Intended to help improve measurement and data collection methods in the behavioral, social, and medical sciences, this book demonstrates an expanded and accessible use of Generalizability Theory (G theory).
G theory conceptually models the way in which the reliability of measurement is ascertained.
Sources of score variation are identified as potential contributors to measurement error and taken into account accordingly.
The authors demonstrate the powerful potential of G theory by showing how to improve the quality of any kind of measurement, regardless of the discipline. Readers will appreciate the conversational style used to present a comprehensive review of G theory and its application using the freeware EduG.
To maximize understanding the authors illustrate all fundamental principles with concrete examples from different fields and contexts.
Annotated applications lead students through the main concepts of G theory, while illustrating both the use of EduG and interpretation of its output.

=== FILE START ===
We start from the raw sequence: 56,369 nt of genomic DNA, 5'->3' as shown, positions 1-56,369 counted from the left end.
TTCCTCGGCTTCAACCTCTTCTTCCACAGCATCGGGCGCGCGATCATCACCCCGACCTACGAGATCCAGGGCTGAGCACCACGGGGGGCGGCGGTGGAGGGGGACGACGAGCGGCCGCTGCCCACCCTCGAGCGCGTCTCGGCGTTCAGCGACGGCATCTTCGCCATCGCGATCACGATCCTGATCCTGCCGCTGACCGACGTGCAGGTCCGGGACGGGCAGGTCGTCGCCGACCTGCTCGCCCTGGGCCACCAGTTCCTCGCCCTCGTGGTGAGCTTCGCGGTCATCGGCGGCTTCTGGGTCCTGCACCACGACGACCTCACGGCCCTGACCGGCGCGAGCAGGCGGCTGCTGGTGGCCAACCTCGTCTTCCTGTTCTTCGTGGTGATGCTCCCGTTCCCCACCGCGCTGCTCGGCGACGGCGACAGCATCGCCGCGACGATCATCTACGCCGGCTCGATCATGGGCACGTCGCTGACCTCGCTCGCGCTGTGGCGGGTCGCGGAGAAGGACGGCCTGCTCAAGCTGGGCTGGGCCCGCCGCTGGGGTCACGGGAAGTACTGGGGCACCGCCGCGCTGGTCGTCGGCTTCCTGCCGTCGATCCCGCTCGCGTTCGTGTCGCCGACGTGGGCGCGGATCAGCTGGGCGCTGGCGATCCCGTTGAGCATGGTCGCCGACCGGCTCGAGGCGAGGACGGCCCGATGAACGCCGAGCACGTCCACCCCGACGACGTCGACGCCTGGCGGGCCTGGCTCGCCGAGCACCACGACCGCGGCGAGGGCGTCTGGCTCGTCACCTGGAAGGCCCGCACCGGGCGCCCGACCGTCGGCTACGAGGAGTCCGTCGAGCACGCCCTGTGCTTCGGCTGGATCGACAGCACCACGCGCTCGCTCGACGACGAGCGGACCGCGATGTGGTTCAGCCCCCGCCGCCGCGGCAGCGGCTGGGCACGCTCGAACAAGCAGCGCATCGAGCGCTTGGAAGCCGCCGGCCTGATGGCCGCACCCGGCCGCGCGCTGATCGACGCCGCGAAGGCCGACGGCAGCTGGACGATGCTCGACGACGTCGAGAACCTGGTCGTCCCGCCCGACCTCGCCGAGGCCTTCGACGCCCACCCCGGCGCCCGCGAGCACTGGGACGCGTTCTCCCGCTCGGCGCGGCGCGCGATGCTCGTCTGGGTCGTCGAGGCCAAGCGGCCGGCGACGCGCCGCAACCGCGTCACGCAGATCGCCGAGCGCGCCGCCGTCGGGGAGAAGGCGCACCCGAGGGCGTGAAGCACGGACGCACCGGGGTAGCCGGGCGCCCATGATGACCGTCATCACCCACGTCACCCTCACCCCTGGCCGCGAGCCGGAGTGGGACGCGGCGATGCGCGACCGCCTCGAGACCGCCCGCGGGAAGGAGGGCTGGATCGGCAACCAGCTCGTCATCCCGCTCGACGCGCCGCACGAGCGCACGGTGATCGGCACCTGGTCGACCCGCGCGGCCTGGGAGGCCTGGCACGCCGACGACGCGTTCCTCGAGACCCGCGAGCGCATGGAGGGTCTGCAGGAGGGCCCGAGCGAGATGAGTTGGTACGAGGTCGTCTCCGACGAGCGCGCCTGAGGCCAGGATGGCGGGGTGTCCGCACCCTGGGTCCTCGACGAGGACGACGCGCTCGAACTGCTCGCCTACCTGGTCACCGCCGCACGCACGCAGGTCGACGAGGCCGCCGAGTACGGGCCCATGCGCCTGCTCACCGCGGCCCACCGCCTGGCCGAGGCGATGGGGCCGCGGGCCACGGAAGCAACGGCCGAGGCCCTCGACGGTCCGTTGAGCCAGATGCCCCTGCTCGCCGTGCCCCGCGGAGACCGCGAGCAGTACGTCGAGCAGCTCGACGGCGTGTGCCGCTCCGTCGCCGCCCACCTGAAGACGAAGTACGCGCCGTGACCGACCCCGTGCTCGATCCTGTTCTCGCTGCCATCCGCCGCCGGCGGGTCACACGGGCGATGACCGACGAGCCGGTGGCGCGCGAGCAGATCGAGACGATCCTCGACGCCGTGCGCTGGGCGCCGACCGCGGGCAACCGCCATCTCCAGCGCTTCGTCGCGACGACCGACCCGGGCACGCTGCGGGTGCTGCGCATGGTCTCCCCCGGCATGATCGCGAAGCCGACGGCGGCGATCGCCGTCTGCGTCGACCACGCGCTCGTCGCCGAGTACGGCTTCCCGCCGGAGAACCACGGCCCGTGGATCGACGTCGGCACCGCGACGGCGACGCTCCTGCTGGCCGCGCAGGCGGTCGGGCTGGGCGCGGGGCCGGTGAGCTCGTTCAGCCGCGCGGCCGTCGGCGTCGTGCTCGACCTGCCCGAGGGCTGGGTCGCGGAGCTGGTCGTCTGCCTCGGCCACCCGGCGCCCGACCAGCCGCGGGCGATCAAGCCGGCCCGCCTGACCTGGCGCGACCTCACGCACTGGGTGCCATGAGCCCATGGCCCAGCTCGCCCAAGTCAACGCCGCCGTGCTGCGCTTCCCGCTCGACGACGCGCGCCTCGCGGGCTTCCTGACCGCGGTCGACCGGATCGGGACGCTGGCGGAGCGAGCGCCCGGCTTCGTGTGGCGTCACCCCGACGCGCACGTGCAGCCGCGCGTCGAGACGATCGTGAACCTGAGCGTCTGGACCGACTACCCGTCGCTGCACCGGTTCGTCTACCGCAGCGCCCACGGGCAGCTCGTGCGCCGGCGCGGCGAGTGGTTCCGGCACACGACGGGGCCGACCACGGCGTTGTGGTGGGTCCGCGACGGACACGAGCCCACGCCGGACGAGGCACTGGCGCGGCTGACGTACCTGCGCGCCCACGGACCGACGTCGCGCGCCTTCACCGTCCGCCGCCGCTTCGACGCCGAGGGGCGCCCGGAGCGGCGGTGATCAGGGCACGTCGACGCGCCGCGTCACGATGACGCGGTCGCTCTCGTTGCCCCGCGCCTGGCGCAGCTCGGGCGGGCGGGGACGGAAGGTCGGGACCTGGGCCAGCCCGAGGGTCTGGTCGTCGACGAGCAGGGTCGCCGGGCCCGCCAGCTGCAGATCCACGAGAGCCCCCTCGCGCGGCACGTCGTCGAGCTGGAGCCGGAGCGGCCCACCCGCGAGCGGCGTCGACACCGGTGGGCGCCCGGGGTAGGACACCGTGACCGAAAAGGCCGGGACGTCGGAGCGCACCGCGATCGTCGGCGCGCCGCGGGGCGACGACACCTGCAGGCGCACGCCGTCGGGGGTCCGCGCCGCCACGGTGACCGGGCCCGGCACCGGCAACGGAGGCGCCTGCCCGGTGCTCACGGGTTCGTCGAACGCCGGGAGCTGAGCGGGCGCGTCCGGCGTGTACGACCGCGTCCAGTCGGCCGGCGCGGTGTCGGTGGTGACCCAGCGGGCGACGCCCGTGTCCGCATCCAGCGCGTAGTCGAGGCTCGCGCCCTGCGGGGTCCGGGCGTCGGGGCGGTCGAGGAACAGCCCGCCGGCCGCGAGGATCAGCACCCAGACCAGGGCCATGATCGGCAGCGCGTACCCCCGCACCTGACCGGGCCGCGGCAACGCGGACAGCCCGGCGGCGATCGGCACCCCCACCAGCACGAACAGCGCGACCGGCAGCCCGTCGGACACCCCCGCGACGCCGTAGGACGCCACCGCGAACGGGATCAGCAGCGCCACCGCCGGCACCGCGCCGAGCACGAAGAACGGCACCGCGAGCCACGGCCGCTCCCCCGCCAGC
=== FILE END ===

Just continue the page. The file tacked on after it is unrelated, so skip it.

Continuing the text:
Formulas are avoided wherever possible. Exercises with data sets available on the Psychology Press website allow readers to carry out their own analyses to reinforce understanding. Brief overviews of analysis of variance, estimation, and the statistical error model are provided for review.
The procedures involved in carrying out a generalizability study using EduG follow, as well as guidance in the interpretation of results.
Real-world applications of G theory to the assessment of depression, managerial ability, attitudes, and writing and mathematical skills are then presented.
Next, annotated exercises provide an opportunity for readers to use EduG and interpret its results.
The book concludes with a review of the development of G theory and possible new directions of application.
Finally, for those with a strong statistical background, the appendixes provide the formulas used by EduG.
Ideal as a supplement for courses on measurement theory and/or generalizability theory taught in departments of psychology, education, medicine, and the social sciences, this text will also appeal to researchers from a variety of fields interested in learning how to apply G theory to their studies.